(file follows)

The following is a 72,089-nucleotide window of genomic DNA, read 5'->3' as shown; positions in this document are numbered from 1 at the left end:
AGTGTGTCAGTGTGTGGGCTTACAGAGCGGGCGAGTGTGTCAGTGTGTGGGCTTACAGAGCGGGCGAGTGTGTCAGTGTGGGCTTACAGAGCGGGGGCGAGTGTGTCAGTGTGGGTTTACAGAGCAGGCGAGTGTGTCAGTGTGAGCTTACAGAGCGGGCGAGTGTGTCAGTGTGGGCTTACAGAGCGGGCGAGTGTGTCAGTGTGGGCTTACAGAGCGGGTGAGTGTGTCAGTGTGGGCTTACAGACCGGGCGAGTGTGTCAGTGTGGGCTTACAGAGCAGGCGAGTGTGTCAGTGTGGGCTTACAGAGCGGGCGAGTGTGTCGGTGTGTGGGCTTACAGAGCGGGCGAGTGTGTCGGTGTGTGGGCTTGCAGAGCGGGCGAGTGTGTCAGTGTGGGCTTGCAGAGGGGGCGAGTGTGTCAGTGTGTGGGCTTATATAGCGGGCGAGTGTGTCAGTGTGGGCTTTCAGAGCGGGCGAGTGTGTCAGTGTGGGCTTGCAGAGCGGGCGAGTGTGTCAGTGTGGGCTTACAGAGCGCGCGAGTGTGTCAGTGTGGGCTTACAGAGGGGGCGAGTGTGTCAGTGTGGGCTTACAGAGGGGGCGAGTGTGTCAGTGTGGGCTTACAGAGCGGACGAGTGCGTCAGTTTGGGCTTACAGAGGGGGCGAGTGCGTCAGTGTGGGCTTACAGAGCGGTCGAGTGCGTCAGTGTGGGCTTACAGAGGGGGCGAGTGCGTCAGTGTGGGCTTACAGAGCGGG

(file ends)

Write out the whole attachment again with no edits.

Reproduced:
The following is a 72,089-nucleotide window of genomic DNA, read 5'->3' as shown; positions in this document are numbered from 1 at the left end:
AGTGTGTCAGTGTGTGGGCTTACAGAGCGGGCGAGTGTGTCAGTGTGTGGGCTTACAGAGCGGGCGAGTGTGTCAGTGTGGGCTTACAGAGCGGGGGCGAGTGTGTCAGTGTGGGTTTACAGAGCAGGCGAGTGTGTCAGTGTGAGCTTACAGAGCGGGCGAGTGTGTCAGTGTGGGCTTACAGAGCGGGCGAGTGTGTCAGTGTGGGCTTACAGAGCGGGTGAGTGTGTCAGTGTGGGCTTACAGACCGGGCGAGTGTGTCAGTGTGGGCTTACAGAGCAGGCGAGTGTGTCAGTGTGGGCTTACAGAGCGGGCGAGTGTGTCGGTGTGTGGGCTTACAGAGCGGGCGAGTGTGTCGGTGTGTGGGCTTGCAGAGCGGGCGAGTGTGTCAGTGTGGGCTTGCAGAGGGGGCGAGTGTGTCAGTGTGTGGGCTTATATAGCGGGCGAGTGTGTCAGTGTGGGCTTTCAGAGCGGGCGAGTGTGTCAGTGTGGGCTTGCAGAGCGGGCGAGTGTGTCAGTGTGGGCTTACAGAGCGCGCGAGTGTGTCAGTGTGGGCTTACAGAGGGGGCGAGTGTGTCAGTGTGGGCTTACAGAGGGGGCGAGTGTGTCAGTGTGGGCTTACAGAGCGGACGAGTGCGTCAGTTTGGGCTTACAGAGGGGGCGAGTGCGTCAGTGTGGGCTTACAGAGCGGTCGAGTGCGTCAGTGTGGGCTTACAGAGGGGGCGAGTGCGTCAGTGTGGGCTTACAGAGCGGG